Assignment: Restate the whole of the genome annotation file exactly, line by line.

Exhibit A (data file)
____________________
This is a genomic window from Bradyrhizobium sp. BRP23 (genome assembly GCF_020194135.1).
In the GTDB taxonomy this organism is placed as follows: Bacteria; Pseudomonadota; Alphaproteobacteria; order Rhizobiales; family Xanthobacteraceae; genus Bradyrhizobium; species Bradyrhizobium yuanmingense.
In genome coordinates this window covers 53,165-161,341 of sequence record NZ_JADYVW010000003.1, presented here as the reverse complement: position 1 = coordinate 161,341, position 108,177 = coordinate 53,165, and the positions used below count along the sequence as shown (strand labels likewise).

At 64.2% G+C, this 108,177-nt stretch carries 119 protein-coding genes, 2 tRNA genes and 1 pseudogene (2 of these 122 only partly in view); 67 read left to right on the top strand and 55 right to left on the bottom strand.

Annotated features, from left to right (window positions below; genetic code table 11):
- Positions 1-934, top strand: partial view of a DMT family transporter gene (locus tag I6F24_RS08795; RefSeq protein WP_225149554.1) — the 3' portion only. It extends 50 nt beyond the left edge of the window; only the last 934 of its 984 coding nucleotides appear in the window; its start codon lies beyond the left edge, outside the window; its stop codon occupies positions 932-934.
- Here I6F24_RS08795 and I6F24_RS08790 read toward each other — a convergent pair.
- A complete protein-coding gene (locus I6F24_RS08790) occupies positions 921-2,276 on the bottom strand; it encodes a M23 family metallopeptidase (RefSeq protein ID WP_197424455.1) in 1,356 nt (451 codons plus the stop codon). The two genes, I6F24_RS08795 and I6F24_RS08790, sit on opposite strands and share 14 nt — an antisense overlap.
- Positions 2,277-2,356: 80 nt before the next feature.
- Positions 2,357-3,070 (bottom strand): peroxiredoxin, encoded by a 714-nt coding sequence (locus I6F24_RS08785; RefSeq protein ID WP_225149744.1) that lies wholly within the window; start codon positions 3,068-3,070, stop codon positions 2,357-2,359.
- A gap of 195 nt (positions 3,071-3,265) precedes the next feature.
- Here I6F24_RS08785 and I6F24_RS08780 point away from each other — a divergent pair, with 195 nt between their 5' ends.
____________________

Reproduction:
This is a genomic window from Bradyrhizobium sp. BRP23 (genome assembly GCF_020194135.1).
In the GTDB taxonomy this organism is placed as follows: Bacteria; Pseudomonadota; Alphaproteobacteria; order Rhizobiales; family Xanthobacteraceae; genus Bradyrhizobium; species Bradyrhizobium yuanmingense.
In genome coordinates this window covers 53,165-161,341 of sequence record NZ_JADYVW010000003.1, presented here as the reverse complement: position 1 = coordinate 161,341, position 108,177 = coordinate 53,165, and the positions used below count along the sequence as shown (strand labels likewise).

At 64.2% G+C, this 108,177-nt stretch carries 119 protein-coding genes, 2 tRNA genes and 1 pseudogene (2 of these 122 only partly in view); 67 read left to right on the top strand and 55 right to left on the bottom strand.

Annotated features, from left to right (window positions below; genetic code table 11):
- Positions 1-934, top strand: partial view of a DMT family transporter gene (locus tag I6F24_RS08795; RefSeq protein WP_225149554.1) — the 3' portion only. It extends 50 nt beyond the left edge of the window; only the last 934 of its 984 coding nucleotides appear in the window; its start codon lies beyond the left edge, outside the window; its stop codon occupies positions 932-934.
- Here I6F24_RS08795 and I6F24_RS08790 read toward each other — a convergent pair.
- A complete protein-coding gene (locus I6F24_RS08790) occupies positions 921-2,276 on the bottom strand; it encodes a M23 family metallopeptidase (RefSeq protein ID WP_197424455.1) in 1,356 nt (451 codons plus the stop codon). The two genes, I6F24_RS08795 and I6F24_RS08790, sit on opposite strands and share 14 nt — an antisense overlap.
- Positions 2,277-2,356: 80 nt before the next feature.
- Positions 2,357-3,070 (bottom strand): peroxiredoxin, encoded by a 714-nt coding sequence (locus I6F24_RS08785; RefSeq protein ID WP_225149744.1) that lies wholly within the window; start codon positions 3,068-3,070, stop codon positions 2,357-2,359.
- A gap of 195 nt (positions 3,071-3,265) precedes the next feature.
- Here I6F24_RS08785 and I6F24_RS08780 point away from each other — a divergent pair, with 195 nt between their 5' ends.